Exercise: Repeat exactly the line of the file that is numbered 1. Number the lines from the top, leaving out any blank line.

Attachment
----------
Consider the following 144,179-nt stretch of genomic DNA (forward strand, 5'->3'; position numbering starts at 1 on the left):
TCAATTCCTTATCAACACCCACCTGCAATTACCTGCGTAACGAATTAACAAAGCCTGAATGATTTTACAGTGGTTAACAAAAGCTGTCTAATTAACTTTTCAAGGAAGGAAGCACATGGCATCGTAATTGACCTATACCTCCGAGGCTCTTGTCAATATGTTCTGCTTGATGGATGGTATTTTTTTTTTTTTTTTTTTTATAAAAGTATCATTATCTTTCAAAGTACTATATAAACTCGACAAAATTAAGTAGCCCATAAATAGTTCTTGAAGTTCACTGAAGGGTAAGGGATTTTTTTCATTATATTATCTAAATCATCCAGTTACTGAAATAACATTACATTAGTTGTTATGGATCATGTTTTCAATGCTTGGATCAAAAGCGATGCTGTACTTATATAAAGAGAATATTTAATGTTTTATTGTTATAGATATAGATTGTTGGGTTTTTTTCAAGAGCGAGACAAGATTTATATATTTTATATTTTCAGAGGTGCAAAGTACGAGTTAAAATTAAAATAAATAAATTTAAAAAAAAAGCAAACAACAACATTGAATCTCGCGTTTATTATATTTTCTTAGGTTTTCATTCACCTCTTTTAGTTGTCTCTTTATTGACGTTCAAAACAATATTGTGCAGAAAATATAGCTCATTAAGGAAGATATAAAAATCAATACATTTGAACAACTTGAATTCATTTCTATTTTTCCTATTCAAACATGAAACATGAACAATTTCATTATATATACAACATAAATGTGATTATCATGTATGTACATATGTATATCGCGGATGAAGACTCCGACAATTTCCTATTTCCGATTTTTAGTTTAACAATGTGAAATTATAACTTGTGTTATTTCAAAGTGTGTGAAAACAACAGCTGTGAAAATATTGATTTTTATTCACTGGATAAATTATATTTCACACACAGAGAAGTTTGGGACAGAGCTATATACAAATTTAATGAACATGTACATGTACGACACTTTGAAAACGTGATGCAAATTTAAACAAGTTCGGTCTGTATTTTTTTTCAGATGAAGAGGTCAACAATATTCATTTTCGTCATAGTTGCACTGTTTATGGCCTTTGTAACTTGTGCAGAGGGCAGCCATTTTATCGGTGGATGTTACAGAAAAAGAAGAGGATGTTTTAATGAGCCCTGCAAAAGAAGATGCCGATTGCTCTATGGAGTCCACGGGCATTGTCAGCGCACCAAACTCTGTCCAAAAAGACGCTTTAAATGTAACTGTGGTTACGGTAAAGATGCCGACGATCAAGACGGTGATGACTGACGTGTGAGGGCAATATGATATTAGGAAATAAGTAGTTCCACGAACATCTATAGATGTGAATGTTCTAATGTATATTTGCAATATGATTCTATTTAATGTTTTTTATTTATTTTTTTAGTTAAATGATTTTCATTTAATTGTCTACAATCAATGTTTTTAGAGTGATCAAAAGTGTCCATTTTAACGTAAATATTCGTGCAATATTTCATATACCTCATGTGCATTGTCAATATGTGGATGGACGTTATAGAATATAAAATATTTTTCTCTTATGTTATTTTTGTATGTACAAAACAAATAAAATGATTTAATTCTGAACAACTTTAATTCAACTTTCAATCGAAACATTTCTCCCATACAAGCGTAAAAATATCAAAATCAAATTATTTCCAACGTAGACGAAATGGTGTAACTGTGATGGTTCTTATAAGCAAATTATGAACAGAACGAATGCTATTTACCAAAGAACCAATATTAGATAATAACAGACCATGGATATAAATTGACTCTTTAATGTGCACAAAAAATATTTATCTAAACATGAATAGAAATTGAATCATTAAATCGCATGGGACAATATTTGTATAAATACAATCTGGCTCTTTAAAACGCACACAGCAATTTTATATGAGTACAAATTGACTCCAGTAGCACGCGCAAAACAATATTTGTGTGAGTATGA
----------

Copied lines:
Consider the following 144,179-nt stretch of genomic DNA (forward strand, 5'->3'; position numbering starts at 1 on the left):